I posted this last year after Easter and am re-posting it this Easter day.
Abstraction is easier than earthiness. Religious principles command little, but a God become man is difficult indeed. A God who dies and comes back to life in real space-time human history might be the most difficult reality of all. Notice I didn't say "truth" for that word is so easily abstracted.
It's much safer to have religious values. It's much more demanding to deal with a God who passed through death and back to life again; and there's reasonable enough evidence to the fact.
In response to a world of theologians that neuter every Christian symbol and abstract every Christ-event into a vague principle for living, David Bentley Hart proclaims:
If then a theology of beauty stands with the concrete and the particular, in defiance of any species of thought that places its faith in abstractions or generalities, it militates of necessity against practices that simply sort narratives into discrete categories of story and metaphysics, myth and meaning, symbol and reality, and then rest content...If indeed Christianity embraces "the aesthetic principle" par excellence," then abstraction is the thing most contrary and deadening to the truth it offers...God's glory, though, is neither ethereal nor remote, but is beauty, quantity, abundance, kabod: it has weight, density, and presence...In the end, that within Christianity which draws persons to itself is a concrete and particular beauty, because concrete and particular beauty is its deepest truth.
David Bentley Hart, The Beauty of the Infinite: The Aesthetics of Christian Truth, 2003
I couldn't help but think, on a week we celebrate the Resurrection in Christendom (except for the Orthodox community which celebrates next week), how counter-cultural the truth of history really is. We live in an America that craves principles for life, that likes to abstract God to generic religious values, and the raw fact of Jesus coming back to life stands opposed to such abstractions.
A related idea is prominent in Time's cover story this week: Rethinking Heaven, by Jon Meachem. Meachem's basic thesis is that too many Christians view heaven as a bodyless existence in some pie-in-the-sky afterlife. Meachem challenges that notion, appealing to a new heavens and new earth and abodily resurrection and afterlife.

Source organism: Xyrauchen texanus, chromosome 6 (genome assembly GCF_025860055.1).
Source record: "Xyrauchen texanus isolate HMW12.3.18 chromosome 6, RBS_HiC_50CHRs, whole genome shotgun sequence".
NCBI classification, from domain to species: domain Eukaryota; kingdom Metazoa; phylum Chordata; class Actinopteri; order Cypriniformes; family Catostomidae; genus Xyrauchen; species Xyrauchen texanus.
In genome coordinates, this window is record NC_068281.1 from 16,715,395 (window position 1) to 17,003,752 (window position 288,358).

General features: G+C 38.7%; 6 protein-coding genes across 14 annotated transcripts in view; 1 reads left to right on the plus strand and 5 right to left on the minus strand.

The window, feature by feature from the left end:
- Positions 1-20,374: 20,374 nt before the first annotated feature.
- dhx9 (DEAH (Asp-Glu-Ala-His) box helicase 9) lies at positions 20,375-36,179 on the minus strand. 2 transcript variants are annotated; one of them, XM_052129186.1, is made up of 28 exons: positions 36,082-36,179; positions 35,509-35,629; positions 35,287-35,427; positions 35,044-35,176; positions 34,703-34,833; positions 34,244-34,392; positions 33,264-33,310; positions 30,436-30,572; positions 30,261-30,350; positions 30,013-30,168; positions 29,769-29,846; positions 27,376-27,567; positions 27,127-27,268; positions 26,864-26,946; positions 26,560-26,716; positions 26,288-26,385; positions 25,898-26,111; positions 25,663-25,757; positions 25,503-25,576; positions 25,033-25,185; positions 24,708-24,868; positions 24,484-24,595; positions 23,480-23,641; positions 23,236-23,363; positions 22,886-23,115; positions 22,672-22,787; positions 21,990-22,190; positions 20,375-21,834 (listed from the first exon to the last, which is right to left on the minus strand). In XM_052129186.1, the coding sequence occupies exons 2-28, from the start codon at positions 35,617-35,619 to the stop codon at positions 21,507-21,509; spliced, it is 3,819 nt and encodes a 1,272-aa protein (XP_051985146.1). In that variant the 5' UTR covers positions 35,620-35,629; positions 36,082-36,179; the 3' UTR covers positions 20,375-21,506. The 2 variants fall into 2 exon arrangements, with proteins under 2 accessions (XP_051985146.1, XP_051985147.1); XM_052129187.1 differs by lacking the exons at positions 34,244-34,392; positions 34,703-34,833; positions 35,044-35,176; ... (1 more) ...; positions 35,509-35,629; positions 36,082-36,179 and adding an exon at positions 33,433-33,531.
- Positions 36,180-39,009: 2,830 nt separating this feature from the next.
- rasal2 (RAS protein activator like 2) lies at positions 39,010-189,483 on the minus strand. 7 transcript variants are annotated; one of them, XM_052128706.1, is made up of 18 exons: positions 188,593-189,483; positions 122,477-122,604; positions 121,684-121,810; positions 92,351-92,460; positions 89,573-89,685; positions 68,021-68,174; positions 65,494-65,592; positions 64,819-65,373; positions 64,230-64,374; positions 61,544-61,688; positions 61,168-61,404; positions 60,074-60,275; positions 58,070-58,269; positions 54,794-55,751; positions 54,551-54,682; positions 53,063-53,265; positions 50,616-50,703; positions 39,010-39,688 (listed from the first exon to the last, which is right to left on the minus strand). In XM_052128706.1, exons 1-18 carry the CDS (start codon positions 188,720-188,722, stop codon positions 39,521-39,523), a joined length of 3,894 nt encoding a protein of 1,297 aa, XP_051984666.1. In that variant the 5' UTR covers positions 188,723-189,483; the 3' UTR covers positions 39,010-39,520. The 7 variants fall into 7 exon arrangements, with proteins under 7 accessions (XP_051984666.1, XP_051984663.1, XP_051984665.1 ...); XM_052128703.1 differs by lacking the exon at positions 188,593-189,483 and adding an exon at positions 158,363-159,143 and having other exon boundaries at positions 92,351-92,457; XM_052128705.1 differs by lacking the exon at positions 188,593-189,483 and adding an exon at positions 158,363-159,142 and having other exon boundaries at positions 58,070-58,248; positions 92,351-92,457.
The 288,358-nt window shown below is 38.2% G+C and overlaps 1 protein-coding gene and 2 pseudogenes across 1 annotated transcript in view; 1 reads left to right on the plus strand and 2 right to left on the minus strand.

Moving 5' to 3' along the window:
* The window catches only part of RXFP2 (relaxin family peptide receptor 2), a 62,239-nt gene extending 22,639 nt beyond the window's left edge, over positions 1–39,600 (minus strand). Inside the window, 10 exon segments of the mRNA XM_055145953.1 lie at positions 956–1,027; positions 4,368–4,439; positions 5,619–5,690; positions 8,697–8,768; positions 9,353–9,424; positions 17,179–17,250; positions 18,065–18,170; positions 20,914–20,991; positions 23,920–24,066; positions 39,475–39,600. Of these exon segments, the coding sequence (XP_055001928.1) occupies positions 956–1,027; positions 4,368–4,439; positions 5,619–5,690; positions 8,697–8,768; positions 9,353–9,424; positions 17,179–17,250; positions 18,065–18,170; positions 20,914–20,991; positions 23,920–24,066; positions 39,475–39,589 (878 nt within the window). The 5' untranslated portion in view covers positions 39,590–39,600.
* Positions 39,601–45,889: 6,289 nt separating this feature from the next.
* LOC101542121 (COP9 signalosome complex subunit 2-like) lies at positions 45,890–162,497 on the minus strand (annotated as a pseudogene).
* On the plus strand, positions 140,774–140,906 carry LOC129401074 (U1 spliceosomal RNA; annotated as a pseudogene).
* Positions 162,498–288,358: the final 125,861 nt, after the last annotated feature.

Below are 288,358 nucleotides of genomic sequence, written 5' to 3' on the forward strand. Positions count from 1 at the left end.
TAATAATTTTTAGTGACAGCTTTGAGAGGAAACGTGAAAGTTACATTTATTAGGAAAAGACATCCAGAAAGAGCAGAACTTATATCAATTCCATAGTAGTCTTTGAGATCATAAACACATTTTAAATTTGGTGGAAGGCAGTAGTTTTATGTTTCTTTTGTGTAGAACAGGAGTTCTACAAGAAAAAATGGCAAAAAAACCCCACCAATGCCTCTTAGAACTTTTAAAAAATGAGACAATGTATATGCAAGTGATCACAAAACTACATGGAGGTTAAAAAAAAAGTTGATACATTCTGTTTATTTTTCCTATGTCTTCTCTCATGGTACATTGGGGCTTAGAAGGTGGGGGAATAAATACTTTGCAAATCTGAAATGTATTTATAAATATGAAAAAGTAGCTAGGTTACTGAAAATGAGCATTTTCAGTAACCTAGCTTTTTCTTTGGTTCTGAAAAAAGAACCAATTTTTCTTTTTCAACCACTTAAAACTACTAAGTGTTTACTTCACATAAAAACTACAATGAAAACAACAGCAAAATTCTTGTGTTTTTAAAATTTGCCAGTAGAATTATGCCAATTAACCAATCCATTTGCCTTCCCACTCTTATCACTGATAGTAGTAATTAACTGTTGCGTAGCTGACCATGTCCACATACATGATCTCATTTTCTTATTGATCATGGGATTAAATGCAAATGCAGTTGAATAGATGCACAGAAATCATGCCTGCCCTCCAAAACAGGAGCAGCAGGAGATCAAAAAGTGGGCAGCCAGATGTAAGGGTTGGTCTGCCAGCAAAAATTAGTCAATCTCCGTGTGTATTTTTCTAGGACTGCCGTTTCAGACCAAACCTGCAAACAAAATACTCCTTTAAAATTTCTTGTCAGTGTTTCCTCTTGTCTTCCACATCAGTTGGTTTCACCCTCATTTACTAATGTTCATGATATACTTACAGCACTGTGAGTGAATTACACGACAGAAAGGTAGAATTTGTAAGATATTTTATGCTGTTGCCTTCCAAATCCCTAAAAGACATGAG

Of course, if you know anything about Christianity, Meachem is absolutely correct, which makes his title rather presumptuous. Meachem, nor the theologians he cites, are rethinking anything. One need not go back to the Bible to point out that Christians, even since the second century, have believed in the resurrection of the body, as opposed to the mere immortality of the soul. Christians have been professing this truth by way of the Apostle's creed for 20 centuries.
But Meachem's still on to something. Far from challenging Christian stereotypes, he's really challenging the common American clinginess to abstraction and ease. Much easier to believe in a bodyless heavenly paradise, than for the fact that God the Father will redeem, through the risen Jesus Christ, this world and unite it to his new heavens.
In sum, Jesus' Resurrection shames our sense of existential viability, needing to feel certain things or perform certain religious tasks to have a fake or weak experience of the divine. No, in Christianity, as Hart notes, the particular beauty, the raw fact, of Christ's Resurrection is the deepest truth, my feelings be damned.
He is risen. He is risen indeed.